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Home > News > Waste of money: Campaign to investigate the rising cost of incinerator reaches critical stage

Waste of money: Campaign to investigate the rising cost of incinerator reaches critical stage

22 March 2019 |

The ongoing campaign into the hike in cost of a new waste incinerator in Gloucestershire by the group Community R4C has reached a critical phase as the organisation looks for added support to continue its battle for justice. R4C is seeking to expose the way the tender has been handled stating it is a breach of the Public Contracts Regulations 2015 (PCR2015).

The cost of the controversial incinerator project based at Javelin Park has spiralled from £450m nominal tonnage payments when the contract was awarded in 2013 to £600m – an increase of around 30%. Taking account of the additional capital payments upfront, this equates to a total cost per Gloucestershire household for the entire project of a whopping £2,486.

In order to continue its legal challenge and to increase awareness of the issues, Community R4C has launched a crowd funding campaign which has already reached its first milestone of £10,000 against a total £30,000 target.

The decision to push on with the incinerator contract despite vocal opposition, comes after several years of stringent budget cuts which have seen vital services axed in order to save £160m over eight years.

It is planning to hike council tax by five per cent in 2019/20 to cover increased spending on help for the elderly and support for the growing number of children in care.

But despite the need for a further savings of £21m, the council has ploughed on with the waste incinerator now being built, ignoring possible cheaper alternatives.

Community R4C filed a lawsuit in January against the local authority insisting the contract should have been retendered. Lawyer Ken McEwan of firm Gregg Latchams, acting for the group said: “There is clearly a case to answer, we have received an initial response from the legal counsel for Gloucestershire County Council, we are preparing our case and we will work with Community R4C to push for an early trial.”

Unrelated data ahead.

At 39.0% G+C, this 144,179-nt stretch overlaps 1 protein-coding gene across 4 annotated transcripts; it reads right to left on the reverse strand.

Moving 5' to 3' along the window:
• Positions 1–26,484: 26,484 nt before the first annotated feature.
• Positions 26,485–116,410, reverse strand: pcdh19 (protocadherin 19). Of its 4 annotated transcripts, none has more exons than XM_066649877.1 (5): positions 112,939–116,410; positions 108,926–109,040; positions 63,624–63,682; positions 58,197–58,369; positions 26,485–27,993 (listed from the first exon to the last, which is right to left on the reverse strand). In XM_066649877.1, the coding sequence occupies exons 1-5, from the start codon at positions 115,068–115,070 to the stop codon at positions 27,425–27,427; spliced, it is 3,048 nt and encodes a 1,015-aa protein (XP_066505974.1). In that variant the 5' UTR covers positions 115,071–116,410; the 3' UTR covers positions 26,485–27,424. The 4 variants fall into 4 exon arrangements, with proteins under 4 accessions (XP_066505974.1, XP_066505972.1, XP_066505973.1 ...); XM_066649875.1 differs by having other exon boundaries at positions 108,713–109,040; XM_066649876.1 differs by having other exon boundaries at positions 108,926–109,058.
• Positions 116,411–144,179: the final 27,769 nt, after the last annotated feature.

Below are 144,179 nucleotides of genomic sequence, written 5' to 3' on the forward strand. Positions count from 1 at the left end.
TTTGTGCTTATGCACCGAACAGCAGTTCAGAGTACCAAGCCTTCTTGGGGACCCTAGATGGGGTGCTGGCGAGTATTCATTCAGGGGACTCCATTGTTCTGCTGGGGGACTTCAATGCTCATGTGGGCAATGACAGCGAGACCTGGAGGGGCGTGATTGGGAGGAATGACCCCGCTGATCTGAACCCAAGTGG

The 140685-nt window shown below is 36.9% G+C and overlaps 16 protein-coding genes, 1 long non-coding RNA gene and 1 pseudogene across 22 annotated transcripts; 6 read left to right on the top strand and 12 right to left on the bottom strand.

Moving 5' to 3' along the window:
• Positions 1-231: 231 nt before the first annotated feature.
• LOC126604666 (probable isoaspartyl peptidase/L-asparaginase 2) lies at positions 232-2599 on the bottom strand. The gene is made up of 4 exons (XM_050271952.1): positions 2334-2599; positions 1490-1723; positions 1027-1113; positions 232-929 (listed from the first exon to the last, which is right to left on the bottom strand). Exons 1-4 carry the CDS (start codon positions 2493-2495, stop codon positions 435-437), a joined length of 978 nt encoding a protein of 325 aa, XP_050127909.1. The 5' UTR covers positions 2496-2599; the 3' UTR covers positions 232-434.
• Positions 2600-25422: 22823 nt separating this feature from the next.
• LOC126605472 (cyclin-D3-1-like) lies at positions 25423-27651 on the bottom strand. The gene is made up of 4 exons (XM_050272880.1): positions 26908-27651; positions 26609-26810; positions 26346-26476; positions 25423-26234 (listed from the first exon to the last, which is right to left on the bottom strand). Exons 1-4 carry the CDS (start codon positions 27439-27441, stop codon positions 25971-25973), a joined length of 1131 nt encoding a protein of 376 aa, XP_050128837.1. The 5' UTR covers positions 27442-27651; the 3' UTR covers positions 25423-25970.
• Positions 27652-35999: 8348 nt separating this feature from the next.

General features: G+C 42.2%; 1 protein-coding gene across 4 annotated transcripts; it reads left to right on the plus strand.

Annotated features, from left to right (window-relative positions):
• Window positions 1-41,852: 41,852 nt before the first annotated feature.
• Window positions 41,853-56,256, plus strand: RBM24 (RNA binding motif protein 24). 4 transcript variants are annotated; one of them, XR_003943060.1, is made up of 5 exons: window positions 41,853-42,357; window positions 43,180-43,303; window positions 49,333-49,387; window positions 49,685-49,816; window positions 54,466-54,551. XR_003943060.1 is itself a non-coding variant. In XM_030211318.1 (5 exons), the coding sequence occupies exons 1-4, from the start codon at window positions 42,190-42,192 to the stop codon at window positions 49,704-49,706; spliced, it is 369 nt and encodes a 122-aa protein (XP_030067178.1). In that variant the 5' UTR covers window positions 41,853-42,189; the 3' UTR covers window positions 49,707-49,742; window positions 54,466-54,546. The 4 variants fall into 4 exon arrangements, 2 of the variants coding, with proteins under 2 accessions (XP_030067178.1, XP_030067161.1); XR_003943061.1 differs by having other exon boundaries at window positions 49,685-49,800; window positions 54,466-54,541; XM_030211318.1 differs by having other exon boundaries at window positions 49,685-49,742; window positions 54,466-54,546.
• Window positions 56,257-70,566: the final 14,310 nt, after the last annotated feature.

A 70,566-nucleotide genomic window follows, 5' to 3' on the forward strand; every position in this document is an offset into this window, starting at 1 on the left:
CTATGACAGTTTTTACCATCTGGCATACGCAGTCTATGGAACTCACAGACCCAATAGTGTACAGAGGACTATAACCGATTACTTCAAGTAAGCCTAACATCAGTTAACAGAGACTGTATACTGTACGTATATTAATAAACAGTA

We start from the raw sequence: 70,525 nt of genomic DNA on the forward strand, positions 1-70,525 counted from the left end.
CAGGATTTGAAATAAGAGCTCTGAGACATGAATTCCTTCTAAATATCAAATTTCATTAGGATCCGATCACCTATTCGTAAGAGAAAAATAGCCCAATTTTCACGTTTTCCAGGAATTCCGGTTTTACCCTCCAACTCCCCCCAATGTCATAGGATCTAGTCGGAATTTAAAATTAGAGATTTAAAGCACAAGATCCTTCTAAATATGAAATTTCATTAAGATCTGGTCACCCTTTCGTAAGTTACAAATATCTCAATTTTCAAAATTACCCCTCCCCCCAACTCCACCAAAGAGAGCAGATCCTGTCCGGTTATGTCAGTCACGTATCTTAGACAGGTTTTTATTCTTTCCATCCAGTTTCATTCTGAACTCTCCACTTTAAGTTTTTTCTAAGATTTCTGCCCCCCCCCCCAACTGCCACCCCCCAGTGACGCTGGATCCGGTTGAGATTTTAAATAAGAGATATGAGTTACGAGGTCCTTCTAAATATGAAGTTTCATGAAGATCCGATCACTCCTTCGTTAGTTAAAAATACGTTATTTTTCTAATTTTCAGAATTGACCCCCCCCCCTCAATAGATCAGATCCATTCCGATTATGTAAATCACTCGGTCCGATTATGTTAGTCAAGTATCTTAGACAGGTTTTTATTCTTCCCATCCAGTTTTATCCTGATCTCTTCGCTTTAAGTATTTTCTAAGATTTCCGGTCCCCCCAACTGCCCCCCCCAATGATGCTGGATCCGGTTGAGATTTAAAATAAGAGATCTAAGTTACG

The campaigners, who have been opposing the waste incinerator near junction 12 of the M5 for four years, claim the project is damaging to health, the environment and council funds.

The group said it had been developing a much cheaper waste processing plant and would have bid for the contract had there been an opportunity.

Sue Oppenheimer, R4C board member, said: “The contract has increased by a staggering £150m making it 30% more expensive. By law, it should have been retendered.

“Instead Gloucestershire County Council has spent around half a million pounds keeping this information secret. 

“With the support of the community, we had been working on a much cheaper waste processing plant and would have bid for the contract.

“Our plant would have increased recycling, reduced pollution and would have been a better deal for the environment and the taxpayer.”

More than 4,000 people wrote to object to the building of the incinerator next to an area of outstanding natural beauty and the council’s own planning committee unanimously rejected the plans.

But the plans were pushed through regardless and the construction of the plant is now nearing completion.

R4C claim the plant will waste almost 80% of the energy generated and emit greenhouse gases and dioxins. The group says more than 50% of the material that will be burnt is recyclable.

The fee is set at £190 per tonne of waste for the first 108,000 tonnes, which is almost twice the cost of alternatives, according to documents on R4C’s website.

The contents of this article are intended for general information purposes only and shall not be deemed to be, or constitute legal advice. We cannot accept responsibility for any loss as a result of acts or omissions taken in respect of this article.

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